Nibil was conscripted into the mining as soon as he was able to push the heavy carts used for transporting the broken rock. Like all the Miners he also trained for tunnel fighting, in order to hold off the encroaching demi-humans and the uncertain threats that lurked after any tunnel breakthrough. He became even more isolated after his Mother found a new lover, never accepting him, moving into the Miner’s dormitories. Living conditions became ever worse as the Dwarves became nomadic, moving along with the tunnels, adapting to living in roughed out caves as they traveled under the surface.
As was common, the dwarves divined a hollow ahead. At the vanguard of the group that broke through, he survived longer than the rest when the undead guardian of the crypt they’d stumbled across dug out of their tombs behind the mining group. Down to the last, all looked lost, when the weakened tunnel came down around their heads. His companions crushed, half buried, the sound of the dead still scrabbling at the dirt, hope came in the form of a shaft of sunlight filtering down through the sinkhole that had collapsed around them. As he struggled free and slowly climbed to the top of the hole, a new world greeted him.
Leaving the sinkhole, and its undead guardians behind, there was also no way back to the clan. Even destitute, homeless, and shunned, life was still easier on the surface than in the brutal underground tunnels. For no other reason than that it was easier, he wandered down the mountains, coming across a human settlement after a couple of days. Desperate and hungry, he begged at the gates. The novelty of a begger dwarf, elicited his story, which most simply laughed off as wild ramblings. However, as in many towns towards the south, there was a temple to Sarenrae present, and the details of his story caught the priest’s attention. The priest took pity on Nibil, and over a hearty dinner told him of Sarenrae’s beneficence, and after listening to his story, of how his salvation was her miracle. Knowing something of dwarves, the priest proposed a sacrifice. The next day, as Nibil set off with little more than a couple loaves of bread and directions to the next temple down the road, he was clean shaven.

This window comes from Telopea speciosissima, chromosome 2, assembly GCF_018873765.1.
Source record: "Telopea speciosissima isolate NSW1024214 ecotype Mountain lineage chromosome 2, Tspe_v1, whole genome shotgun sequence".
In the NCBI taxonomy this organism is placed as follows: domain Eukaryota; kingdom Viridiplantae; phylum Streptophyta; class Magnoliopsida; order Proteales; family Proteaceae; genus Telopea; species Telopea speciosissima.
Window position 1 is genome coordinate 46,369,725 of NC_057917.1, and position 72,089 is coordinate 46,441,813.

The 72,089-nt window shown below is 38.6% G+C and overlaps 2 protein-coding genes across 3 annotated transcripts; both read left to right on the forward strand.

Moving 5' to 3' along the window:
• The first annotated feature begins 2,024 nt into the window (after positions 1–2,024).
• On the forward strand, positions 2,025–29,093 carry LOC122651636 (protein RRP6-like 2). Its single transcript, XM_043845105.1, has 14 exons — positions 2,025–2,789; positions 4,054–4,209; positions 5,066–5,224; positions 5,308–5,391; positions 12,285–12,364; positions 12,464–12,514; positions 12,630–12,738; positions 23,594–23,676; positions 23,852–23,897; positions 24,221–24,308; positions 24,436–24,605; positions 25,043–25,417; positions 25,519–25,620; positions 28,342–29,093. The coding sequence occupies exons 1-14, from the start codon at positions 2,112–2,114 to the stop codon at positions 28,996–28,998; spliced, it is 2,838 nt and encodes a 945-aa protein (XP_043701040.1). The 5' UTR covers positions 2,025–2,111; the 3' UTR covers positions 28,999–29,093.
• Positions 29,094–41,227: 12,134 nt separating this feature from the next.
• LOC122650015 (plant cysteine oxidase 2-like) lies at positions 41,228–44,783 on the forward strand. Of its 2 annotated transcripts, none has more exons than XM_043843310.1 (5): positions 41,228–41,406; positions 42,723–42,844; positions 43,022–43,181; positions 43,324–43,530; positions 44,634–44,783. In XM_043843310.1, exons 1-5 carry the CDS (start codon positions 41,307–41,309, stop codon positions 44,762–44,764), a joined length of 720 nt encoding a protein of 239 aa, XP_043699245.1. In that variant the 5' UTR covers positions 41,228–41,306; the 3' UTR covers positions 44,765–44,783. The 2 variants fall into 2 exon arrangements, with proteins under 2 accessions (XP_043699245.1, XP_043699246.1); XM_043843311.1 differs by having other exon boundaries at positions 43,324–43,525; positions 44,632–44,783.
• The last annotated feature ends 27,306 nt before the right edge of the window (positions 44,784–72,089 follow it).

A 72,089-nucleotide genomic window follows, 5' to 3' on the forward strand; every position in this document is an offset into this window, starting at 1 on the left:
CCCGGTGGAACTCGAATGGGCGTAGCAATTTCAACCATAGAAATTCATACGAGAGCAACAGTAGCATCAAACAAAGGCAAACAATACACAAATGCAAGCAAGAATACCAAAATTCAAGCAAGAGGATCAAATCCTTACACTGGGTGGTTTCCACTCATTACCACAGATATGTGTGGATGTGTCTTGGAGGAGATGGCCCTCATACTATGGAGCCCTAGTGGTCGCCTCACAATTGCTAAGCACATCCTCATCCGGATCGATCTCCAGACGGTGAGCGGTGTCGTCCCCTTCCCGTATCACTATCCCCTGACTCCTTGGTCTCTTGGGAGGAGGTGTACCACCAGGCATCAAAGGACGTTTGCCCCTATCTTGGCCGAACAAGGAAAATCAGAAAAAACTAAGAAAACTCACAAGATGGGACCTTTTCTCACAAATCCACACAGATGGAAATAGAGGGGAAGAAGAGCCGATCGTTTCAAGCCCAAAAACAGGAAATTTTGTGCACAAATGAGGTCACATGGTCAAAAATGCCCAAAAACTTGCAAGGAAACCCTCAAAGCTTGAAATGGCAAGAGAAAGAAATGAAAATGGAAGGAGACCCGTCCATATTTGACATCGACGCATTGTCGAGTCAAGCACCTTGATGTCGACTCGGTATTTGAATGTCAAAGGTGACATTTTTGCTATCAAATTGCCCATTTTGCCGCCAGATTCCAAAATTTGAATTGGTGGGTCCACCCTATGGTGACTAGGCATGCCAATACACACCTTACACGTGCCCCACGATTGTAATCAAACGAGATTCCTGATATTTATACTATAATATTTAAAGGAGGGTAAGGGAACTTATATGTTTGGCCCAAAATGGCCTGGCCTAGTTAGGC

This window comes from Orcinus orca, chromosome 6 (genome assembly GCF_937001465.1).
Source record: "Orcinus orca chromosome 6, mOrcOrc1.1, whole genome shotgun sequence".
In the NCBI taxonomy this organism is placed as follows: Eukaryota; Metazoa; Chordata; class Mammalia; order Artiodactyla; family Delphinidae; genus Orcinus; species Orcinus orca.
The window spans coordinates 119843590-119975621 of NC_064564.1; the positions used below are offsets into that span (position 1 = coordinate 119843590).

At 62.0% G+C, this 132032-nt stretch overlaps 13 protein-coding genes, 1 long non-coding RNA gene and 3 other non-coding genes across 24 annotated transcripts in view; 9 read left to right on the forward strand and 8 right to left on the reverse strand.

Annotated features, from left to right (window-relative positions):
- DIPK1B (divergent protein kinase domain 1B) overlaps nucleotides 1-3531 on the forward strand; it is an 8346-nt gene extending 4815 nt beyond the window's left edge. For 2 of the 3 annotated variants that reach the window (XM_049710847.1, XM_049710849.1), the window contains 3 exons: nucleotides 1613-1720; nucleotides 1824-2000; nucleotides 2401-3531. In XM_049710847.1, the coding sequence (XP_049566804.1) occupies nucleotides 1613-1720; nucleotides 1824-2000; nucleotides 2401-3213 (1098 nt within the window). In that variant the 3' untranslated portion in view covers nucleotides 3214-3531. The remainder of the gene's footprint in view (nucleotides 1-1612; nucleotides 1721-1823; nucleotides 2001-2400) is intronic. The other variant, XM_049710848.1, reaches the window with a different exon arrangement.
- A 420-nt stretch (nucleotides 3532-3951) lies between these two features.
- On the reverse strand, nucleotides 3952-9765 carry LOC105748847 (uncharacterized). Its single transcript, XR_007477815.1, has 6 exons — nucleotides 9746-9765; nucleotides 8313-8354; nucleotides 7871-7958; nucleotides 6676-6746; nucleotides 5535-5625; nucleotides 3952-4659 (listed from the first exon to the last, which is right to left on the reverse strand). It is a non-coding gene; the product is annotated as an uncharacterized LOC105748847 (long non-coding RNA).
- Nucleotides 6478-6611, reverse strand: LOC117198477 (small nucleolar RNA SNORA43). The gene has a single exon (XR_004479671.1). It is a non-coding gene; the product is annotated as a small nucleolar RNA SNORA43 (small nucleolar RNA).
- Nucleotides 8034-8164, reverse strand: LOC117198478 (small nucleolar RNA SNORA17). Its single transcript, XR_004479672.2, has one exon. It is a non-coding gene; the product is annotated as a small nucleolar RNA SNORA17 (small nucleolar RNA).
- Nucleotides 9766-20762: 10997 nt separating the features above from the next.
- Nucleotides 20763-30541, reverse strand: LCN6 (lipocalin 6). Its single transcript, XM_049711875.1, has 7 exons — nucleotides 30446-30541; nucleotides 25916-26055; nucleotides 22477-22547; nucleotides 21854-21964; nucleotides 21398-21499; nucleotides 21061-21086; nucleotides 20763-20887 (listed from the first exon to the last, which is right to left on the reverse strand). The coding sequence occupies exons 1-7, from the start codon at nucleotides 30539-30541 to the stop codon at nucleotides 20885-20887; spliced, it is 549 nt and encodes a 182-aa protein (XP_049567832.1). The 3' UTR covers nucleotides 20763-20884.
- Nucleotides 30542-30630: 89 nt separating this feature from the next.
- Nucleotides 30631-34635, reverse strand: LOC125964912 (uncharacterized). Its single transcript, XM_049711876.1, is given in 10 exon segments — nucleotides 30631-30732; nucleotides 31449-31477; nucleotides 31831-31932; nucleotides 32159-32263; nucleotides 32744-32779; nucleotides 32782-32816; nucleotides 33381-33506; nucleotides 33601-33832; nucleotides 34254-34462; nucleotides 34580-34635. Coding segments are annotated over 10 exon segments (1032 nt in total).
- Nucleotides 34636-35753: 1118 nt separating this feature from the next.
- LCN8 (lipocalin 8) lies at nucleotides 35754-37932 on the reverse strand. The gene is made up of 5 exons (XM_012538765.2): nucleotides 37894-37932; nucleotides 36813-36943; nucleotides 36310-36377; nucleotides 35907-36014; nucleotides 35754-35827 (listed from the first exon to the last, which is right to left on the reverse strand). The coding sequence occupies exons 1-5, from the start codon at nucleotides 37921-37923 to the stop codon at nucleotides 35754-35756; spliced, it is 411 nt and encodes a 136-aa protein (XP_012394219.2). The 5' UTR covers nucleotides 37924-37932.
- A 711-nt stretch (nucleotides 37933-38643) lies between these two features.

For a time, Nibil was on pilgrimage, traveling southward by the charity of Sarenrae. His new baldness eased the journey, giving even those who had met dwarves before pause to wonder as to his race. Eventually he came to a monastery on the edge of the frontier, where the brothers had taken on a vow of silence. Only the friar (one Petry Cruegon) was permitted to speak on their behalf. Being largely self sufficient and isolated, the monastery saw few visitors, especially with a story as unique as Nibils. The friar took on his education for over a year, while Nibil helped in the fields and learned the ways of living in the sun’s light. It was there that he learned of the gods of the world, and studied Sarenrae’s teachings. The winter was easier than previous years, much of it thanks to Nibil putting his previous mining experience to use digging out a root cellar under the simple cloister. Simple and sturdy, when done he knew that it was time to leave. It was in such simple charity and prayer that he came to know Sarenrae, and the will to bring light to the world.